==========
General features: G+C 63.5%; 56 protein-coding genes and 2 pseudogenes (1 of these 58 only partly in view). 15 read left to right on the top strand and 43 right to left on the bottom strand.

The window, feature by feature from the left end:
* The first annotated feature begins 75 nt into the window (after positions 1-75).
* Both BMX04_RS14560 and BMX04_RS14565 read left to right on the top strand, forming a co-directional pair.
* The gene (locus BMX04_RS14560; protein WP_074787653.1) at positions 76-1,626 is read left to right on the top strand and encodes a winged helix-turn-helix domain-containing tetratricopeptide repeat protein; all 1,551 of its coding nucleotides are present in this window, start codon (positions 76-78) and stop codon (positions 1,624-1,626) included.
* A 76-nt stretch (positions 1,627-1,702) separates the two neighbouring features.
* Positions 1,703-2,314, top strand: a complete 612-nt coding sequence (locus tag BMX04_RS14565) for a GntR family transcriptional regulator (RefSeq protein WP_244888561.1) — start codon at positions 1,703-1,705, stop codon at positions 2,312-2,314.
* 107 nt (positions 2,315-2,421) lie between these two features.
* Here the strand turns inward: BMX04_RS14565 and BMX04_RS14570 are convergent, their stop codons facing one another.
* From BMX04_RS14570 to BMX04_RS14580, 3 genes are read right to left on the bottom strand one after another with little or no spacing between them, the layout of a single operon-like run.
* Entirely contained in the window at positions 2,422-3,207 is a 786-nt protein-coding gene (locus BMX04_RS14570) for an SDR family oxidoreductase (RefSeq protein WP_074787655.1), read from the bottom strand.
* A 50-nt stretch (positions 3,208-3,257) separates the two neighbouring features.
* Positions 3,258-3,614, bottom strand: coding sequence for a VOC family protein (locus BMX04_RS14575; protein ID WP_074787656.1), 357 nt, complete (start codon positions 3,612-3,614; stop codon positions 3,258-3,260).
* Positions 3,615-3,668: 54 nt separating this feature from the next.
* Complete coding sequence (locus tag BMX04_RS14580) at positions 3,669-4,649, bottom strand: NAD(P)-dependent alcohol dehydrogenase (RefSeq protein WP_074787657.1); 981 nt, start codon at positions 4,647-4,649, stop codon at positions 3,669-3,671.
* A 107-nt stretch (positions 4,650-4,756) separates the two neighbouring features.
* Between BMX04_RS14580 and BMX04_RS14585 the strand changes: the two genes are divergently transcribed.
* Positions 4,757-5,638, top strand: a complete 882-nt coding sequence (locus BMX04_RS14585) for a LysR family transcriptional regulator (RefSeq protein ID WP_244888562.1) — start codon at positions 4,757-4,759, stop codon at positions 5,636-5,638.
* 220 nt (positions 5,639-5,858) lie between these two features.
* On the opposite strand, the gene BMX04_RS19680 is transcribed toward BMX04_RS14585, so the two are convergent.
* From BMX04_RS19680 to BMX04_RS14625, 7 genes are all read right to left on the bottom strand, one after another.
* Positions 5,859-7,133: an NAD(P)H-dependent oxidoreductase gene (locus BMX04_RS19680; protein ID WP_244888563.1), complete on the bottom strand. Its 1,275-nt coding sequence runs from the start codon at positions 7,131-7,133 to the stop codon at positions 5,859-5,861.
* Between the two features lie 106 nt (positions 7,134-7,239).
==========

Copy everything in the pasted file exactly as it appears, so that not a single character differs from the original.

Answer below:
General features: G+C 63.5%; 56 protein-coding genes and 2 pseudogenes (1 of these 58 only partly in view). 15 read left to right on the top strand and 43 right to left on the bottom strand.

The window, feature by feature from the left end:
* The first annotated feature begins 75 nt into the window (after positions 1-75).
* Both BMX04_RS14560 and BMX04_RS14565 read left to right on the top strand, forming a co-directional pair.
* The gene (locus BMX04_RS14560; protein WP_074787653.1) at positions 76-1,626 is read left to right on the top strand and encodes a winged helix-turn-helix domain-containing tetratricopeptide repeat protein; all 1,551 of its coding nucleotides are present in this window, start codon (positions 76-78) and stop codon (positions 1,624-1,626) included.
* A 76-nt stretch (positions 1,627-1,702) separates the two neighbouring features.
* Positions 1,703-2,314, top strand: a complete 612-nt coding sequence (locus tag BMX04_RS14565) for a GntR family transcriptional regulator (RefSeq protein WP_244888561.1) — start codon at positions 1,703-1,705, stop codon at positions 2,312-2,314.
* 107 nt (positions 2,315-2,421) lie between these two features.
* Here the strand turns inward: BMX04_RS14565 and BMX04_RS14570 are convergent, their stop codons facing one another.
* From BMX04_RS14570 to BMX04_RS14580, 3 genes are read right to left on the bottom strand one after another with little or no spacing between them, the layout of a single operon-like run.
* Entirely contained in the window at positions 2,422-3,207 is a 786-nt protein-coding gene (locus BMX04_RS14570) for an SDR family oxidoreductase (RefSeq protein WP_074787655.1), read from the bottom strand.
* A 50-nt stretch (positions 3,208-3,257) separates the two neighbouring features.
* Positions 3,258-3,614, bottom strand: coding sequence for a VOC family protein (locus BMX04_RS14575; protein ID WP_074787656.1), 357 nt, complete (start codon positions 3,612-3,614; stop codon positions 3,258-3,260).
* Positions 3,615-3,668: 54 nt separating this feature from the next.
* Complete coding sequence (locus tag BMX04_RS14580) at positions 3,669-4,649, bottom strand: NAD(P)-dependent alcohol dehydrogenase (RefSeq protein WP_074787657.1); 981 nt, start codon at positions 4,647-4,649, stop codon at positions 3,669-3,671.
* A 107-nt stretch (positions 4,650-4,756) separates the two neighbouring features.
* Between BMX04_RS14580 and BMX04_RS14585 the strand changes: the two genes are divergently transcribed.
* Positions 4,757-5,638, top strand: a complete 882-nt coding sequence (locus BMX04_RS14585) for a LysR family transcriptional regulator (RefSeq protein ID WP_244888562.1) — start codon at positions 4,757-4,759, stop codon at positions 5,636-5,638.
* 220 nt (positions 5,639-5,858) lie between these two features.
* On the opposite strand, the gene BMX04_RS19680 is transcribed toward BMX04_RS14585, so the two are convergent.
* From BMX04_RS19680 to BMX04_RS14625, 7 genes are all read right to left on the bottom strand, one after another.
* Positions 5,859-7,133: an NAD(P)H-dependent oxidoreductase gene (locus BMX04_RS19680; protein ID WP_244888563.1), complete on the bottom strand. Its 1,275-nt coding sequence runs from the start codon at positions 7,131-7,133 to the stop codon at positions 5,859-5,861.
* Between the two features lie 106 nt (positions 7,134-7,239).